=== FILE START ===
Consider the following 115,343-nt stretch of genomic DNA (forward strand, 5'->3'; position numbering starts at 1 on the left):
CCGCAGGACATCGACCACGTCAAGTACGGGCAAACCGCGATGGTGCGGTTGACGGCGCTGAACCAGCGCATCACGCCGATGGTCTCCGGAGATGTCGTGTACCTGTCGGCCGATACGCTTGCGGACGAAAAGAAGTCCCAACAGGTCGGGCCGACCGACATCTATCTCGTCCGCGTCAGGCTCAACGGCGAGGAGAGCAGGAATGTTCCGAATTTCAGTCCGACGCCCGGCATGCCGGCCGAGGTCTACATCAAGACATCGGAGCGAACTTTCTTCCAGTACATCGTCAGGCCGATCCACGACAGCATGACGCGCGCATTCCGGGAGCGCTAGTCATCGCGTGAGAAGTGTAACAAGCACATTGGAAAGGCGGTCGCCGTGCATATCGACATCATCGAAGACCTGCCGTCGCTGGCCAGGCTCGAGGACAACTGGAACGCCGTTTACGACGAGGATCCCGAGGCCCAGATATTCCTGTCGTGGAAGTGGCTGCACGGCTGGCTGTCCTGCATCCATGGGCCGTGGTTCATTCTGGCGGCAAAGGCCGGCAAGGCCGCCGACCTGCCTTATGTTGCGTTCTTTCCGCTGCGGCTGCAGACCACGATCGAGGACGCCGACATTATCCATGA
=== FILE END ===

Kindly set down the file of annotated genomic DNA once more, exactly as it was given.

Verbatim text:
Consider the following 115,343-nt stretch of genomic DNA (forward strand, 5'->3'; position numbering starts at 1 on the left):
CCGCAGGACATCGACCACGTCAAGTACGGGCAAACCGCGATGGTGCGGTTGACGGCGCTGAACCAGCGCATCACGCCGATGGTCTCCGGAGATGTCGTGTACCTGTCGGCCGATACGCTTGCGGACGAAAAGAAGTCCCAACAGGTCGGGCCGACCGACATCTATCTCGTCCGCGTCAGGCTCAACGGCGAGGAGAGCAGGAATGTTCCGAATTTCAGTCCGACGCCCGGCATGCCGGCCGAGGTCTACATCAAGACATCGGAGCGAACTTTCTTCCAGTACATCGTCAGGCCGATCCACGACAGCATGACGCGCGCATTCCGGGAGCGCTAGTCATCGCGTGAGAAGTGTAACAAGCACATTGGAAAGGCGGTCGCCGTGCATATCGACATCATCGAAGACCTGCCGTCGCTGGCCAGGCTCGAGGACAACTGGAACGCCGTTTACGACGAGGATCCCGAGGCCCAGATATTCCTGTCGTGGAAGTGGCTGCACGGCTGGCTGTCCTGCATCCATGGGCCGTGGTTCATTCTGGCGGCAAAGGCCGGCAAGGCCGCCGACCTGCCTTATGTTGCGTTCTTTCCGCTGCGGCTGCAGACCACGATCGAGGACGCCGACATTATCCATGA